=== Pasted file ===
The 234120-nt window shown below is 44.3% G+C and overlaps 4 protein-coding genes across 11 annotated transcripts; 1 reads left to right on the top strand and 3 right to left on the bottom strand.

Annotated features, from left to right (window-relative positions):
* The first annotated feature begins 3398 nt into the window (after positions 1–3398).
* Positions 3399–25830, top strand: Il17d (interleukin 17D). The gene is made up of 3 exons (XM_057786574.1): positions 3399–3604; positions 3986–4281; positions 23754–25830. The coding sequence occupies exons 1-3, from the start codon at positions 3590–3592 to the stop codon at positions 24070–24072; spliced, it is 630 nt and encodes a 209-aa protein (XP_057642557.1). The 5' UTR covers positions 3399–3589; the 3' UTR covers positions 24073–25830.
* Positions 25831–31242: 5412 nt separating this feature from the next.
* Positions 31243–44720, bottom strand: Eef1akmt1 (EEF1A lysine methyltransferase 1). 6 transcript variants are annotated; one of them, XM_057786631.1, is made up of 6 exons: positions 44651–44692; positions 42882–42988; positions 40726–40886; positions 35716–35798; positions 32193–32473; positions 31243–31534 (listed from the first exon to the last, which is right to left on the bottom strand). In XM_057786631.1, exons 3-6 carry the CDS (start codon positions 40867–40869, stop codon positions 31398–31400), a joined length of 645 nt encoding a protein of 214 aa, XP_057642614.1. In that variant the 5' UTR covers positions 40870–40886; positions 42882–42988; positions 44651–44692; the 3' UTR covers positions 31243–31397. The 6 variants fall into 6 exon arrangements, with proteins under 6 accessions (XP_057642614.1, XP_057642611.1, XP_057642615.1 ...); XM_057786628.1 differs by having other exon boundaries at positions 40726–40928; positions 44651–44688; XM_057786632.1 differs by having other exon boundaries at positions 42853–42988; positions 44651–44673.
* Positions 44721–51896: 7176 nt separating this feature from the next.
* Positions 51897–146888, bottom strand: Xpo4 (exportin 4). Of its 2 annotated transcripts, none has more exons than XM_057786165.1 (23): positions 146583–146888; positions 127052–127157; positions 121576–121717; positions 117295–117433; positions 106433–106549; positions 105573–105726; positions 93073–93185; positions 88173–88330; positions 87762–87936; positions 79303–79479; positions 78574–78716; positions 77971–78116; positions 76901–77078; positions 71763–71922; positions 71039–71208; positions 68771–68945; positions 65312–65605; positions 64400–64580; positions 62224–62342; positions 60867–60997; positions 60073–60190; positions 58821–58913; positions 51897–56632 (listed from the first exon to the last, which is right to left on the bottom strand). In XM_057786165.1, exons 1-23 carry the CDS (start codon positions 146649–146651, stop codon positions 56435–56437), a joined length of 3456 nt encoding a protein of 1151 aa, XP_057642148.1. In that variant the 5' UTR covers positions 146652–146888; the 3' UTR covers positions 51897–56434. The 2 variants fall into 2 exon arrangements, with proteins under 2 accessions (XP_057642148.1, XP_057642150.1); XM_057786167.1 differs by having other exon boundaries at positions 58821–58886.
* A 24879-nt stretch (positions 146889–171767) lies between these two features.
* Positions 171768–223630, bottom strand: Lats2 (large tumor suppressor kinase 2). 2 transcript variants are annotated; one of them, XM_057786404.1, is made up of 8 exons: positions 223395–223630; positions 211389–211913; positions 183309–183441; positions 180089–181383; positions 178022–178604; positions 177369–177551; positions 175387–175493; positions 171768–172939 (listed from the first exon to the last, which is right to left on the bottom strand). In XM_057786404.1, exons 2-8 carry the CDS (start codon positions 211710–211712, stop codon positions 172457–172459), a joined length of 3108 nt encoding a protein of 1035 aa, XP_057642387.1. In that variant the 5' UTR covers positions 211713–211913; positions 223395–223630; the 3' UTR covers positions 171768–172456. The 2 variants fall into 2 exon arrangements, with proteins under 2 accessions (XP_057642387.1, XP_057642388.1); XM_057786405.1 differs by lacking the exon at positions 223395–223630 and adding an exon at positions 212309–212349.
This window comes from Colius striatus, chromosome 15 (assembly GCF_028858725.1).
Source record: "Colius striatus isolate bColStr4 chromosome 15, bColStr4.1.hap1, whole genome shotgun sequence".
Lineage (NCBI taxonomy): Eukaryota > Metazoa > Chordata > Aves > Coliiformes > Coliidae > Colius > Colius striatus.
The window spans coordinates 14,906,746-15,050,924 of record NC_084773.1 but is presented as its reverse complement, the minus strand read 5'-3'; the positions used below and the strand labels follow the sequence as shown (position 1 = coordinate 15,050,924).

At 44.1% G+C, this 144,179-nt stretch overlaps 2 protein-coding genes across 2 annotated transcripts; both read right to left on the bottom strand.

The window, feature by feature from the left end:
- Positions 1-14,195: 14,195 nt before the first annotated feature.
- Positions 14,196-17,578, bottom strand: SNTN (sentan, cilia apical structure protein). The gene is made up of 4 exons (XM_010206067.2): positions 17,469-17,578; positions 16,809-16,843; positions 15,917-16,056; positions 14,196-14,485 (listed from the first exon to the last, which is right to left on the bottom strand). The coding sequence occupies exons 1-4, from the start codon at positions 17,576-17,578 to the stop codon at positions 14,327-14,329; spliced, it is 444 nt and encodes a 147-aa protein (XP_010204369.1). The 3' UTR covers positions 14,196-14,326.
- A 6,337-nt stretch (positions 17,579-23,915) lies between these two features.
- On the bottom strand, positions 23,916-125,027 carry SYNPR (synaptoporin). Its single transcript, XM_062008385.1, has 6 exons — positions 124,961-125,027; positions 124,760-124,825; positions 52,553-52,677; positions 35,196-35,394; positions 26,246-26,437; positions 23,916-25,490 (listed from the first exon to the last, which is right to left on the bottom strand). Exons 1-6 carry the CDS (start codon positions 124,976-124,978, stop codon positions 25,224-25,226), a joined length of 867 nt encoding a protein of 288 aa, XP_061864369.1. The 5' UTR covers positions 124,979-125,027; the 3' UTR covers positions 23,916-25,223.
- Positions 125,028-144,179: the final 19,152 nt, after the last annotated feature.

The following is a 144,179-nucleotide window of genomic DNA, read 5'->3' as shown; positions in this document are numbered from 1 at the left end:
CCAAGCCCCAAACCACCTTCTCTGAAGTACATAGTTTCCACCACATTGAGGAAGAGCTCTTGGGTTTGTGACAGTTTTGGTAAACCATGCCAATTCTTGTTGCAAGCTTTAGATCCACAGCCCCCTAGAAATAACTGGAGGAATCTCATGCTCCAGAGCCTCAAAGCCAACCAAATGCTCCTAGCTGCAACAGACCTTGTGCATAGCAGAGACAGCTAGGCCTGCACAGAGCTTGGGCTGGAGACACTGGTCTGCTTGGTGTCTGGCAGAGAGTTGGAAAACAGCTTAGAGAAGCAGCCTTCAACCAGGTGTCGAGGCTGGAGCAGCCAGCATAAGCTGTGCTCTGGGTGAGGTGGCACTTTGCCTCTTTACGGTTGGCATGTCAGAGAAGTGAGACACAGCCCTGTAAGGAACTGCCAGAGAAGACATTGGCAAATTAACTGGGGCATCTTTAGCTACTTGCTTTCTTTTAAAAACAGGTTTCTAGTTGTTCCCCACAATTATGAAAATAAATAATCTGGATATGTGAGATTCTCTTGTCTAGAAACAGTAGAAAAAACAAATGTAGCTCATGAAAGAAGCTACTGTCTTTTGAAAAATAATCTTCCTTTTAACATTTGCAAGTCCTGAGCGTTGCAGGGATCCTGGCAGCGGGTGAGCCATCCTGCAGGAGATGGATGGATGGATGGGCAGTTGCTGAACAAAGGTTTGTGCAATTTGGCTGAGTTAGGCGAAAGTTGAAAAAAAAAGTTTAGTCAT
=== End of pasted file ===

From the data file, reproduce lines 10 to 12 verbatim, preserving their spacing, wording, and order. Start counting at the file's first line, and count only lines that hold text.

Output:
* Positions 171768–223630, bottom strand: Lats2 (large tumor suppressor kinase 2). 2 transcript variants are annotated; one of them, XM_057786404.1, is made up of 8 exons: positions 223395–223630; positions 211389–211913; positions 183309–183441; positions 180089–181383; positions 178022–178604; positions 177369–177551; positions 175387–175493; positions 171768–172939 (listed from the first exon to the last, which is right to left on the bottom strand). In XM_057786404.1, exons 2-8 carry the CDS (start codon positions 211710–211712, stop codon positions 172457–172459), a joined length of 3108 nt encoding a protein of 1035 aa, XP_057642387.1. In that variant the 5' UTR covers positions 211713–211913; positions 223395–223630; the 3' UTR covers positions 171768–172456. The 2 variants fall into 2 exon arrangements, with proteins under 2 accessions (XP_057642387.1, XP_057642388.1); XM_057786405.1 differs by lacking the exon at positions 223395–223630 and adding an exon at positions 212309–212349.
This window comes from Colius striatus, chromosome 15 (assembly GCF_028858725.1).
Source record: "Colius striatus isolate bColStr4 chromosome 15, bColStr4.1.hap1, whole genome shotgun sequence".